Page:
General Electric Co.’s top executive sees power generation and renewable energy buoying profits as the industrial giant struggles with persistent challenges in the oil and gas market.
The non-petroleum energy units could boost sales by at least 10 percent this year as the company sees “strong” order prospects for equipment and services, Chief Executive Officer Jeffrey Immelt said Wednesday. The recent acquisition of Alstom SA’s power business will add about 5 cents a share to earnings this year and potentially more than 20 cents in 2018, he said.
“There’s still a lot of business out there on power generation,” Immelt said in a presentation at the Electrical Products Group conference in Longboat Key, Florida. “We see commitments, we see pipeline, we see big deals underway.”
Immelt, 60, is banking on GE’s industrial businesses spanning energy, aviation and health-care equipment to see it through a “slow-growth and volatile” global economy. GE is on track to boost operating earnings to at least $2 a share by 2018 from $1.31 last year, he said, repeating an earlier forecast. Profit this year will be $1.45 to $1.55 a share.
GE has shed consumer and finance businesses to renew focus on industrial manufacturing, while also building a complementary software division. The sale of more than $200 billion of lending assets is about 80 percent complete, Immelt said.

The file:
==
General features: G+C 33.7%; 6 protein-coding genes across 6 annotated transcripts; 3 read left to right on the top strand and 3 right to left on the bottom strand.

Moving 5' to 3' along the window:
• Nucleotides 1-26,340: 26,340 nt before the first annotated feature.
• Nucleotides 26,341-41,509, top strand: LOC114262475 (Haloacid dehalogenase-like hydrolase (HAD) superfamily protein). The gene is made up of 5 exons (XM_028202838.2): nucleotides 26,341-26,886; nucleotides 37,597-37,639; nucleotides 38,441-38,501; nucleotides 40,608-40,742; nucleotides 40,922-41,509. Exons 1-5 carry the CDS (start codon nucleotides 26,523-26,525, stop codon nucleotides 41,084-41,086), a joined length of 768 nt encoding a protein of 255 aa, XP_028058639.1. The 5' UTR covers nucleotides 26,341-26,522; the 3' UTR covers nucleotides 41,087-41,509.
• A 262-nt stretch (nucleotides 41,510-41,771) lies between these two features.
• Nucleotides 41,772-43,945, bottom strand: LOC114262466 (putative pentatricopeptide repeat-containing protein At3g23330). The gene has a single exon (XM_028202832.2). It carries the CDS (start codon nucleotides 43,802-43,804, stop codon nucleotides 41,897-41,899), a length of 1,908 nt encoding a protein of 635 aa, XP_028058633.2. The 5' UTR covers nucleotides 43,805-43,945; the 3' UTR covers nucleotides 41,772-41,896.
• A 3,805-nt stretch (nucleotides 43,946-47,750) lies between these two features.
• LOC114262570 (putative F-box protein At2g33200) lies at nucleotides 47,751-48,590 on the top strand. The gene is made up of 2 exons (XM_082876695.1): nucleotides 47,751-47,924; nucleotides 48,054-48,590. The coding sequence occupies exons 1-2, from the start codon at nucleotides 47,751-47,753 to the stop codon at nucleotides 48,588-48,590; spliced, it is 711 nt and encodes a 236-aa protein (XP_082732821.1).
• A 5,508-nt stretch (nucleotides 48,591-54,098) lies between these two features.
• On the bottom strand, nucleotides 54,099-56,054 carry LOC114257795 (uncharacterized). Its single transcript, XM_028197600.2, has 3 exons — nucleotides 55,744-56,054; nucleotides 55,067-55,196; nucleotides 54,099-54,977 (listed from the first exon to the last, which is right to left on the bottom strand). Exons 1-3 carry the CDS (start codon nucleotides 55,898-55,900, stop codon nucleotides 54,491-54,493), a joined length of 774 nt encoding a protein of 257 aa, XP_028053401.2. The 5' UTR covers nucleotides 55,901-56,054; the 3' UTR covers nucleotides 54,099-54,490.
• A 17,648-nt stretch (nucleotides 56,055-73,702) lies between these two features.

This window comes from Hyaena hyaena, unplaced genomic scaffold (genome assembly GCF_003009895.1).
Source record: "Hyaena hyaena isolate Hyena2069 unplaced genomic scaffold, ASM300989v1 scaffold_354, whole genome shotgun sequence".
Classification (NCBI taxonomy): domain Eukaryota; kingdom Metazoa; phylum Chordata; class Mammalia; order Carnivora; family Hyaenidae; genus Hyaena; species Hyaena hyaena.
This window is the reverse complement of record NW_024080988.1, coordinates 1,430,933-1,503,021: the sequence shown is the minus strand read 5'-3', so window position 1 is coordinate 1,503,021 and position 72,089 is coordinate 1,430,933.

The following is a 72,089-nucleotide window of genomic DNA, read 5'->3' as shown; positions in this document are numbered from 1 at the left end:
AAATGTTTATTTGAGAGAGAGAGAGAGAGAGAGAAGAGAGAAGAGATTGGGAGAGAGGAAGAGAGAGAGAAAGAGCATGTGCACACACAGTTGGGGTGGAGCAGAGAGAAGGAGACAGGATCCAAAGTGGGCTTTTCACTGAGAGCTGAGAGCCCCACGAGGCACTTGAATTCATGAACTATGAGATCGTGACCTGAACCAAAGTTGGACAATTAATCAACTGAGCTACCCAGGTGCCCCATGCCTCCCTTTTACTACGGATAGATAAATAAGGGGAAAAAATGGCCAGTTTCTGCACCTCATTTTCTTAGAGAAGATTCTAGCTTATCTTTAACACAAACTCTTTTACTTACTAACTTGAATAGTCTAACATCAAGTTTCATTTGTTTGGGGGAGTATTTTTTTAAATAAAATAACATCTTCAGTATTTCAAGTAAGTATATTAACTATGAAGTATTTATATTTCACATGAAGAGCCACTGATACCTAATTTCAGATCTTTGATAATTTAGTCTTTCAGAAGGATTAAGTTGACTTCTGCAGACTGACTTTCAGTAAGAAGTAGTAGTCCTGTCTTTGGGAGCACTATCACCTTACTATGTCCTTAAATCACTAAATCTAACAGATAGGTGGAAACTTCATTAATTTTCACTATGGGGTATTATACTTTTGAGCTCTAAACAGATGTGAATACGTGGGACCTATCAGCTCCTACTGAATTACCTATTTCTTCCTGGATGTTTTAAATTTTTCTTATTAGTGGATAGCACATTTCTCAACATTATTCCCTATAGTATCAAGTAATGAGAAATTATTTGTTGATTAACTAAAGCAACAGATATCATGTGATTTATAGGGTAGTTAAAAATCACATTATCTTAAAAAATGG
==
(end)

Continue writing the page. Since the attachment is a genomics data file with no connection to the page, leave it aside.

Oil and gas will be a drag this year as the slump in crude prices weighs on customers. Sales in GE’s oil unit will fall as much as 20 percent this year, while operating profit will decline about 30 percent, the company said.
The oil market could stabilize next year before beginning to recover, Immelt said. During the downturn, GE will look to make opportunistic acquisitions, but the company doesn’t need “to do anything dramatic,” he said.
The deal for Alstom, which closed in November, strengthened GE’s weak grid business and made GE a top renewable-energy company at “the right moment in time,” Immelt said. Government incentives are driving growth in that market, he said.
GE aims to expand digital sales to at least $6 billion this year with an emphasis on software that can improve productivity. The company appears to be “ahead of peers in terms of its digital ambitions,” Julian Mitchell, an analyst with Credit Suisse, said in a note.
Immelt, who gave the final presentation at the conference, emphasized GE’s concrete results with a dig at unidentified competitors promoting their own digital strategies.
“You’ve been hearing this stuff all week,” he said. “Some of it’s B.S., this is real.”
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